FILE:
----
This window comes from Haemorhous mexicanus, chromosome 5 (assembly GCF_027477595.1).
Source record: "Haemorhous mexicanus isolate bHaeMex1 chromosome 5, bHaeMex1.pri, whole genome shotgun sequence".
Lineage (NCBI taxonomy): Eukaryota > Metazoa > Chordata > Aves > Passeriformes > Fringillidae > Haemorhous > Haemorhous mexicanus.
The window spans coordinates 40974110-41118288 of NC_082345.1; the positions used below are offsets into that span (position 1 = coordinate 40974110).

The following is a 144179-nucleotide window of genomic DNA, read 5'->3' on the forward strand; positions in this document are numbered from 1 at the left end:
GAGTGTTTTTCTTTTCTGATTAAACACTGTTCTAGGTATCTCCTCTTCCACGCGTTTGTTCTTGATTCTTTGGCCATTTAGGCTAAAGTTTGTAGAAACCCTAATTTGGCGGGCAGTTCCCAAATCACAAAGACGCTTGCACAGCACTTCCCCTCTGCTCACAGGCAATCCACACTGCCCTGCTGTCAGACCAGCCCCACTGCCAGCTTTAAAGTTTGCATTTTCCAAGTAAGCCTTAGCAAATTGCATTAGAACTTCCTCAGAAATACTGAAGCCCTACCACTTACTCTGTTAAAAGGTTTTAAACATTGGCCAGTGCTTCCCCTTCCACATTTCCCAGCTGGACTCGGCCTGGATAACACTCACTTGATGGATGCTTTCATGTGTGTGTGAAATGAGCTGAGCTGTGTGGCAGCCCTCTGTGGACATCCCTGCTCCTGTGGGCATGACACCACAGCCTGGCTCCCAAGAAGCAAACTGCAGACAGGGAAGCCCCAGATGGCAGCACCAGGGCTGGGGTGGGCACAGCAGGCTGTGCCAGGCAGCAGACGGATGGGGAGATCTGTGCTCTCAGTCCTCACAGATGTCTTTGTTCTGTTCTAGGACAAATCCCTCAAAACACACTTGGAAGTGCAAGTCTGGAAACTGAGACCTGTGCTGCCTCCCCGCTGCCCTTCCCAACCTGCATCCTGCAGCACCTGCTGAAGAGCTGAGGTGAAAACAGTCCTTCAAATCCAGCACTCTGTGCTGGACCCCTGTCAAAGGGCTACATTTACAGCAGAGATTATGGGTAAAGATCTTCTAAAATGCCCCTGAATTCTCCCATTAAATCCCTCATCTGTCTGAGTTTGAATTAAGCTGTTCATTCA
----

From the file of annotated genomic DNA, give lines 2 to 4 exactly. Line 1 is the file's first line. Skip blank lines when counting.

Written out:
Source record: "Haemorhous mexicanus isolate bHaeMex1 chromosome 5, bHaeMex1.pri, whole genome shotgun sequence".
Lineage (NCBI taxonomy): Eukaryota > Metazoa > Chordata > Aves > Passeriformes > Fringillidae > Haemorhous > Haemorhous mexicanus.
The window spans coordinates 40974110-41118288 of NC_082345.1; the positions used below are offsets into that span (position 1 = coordinate 40974110).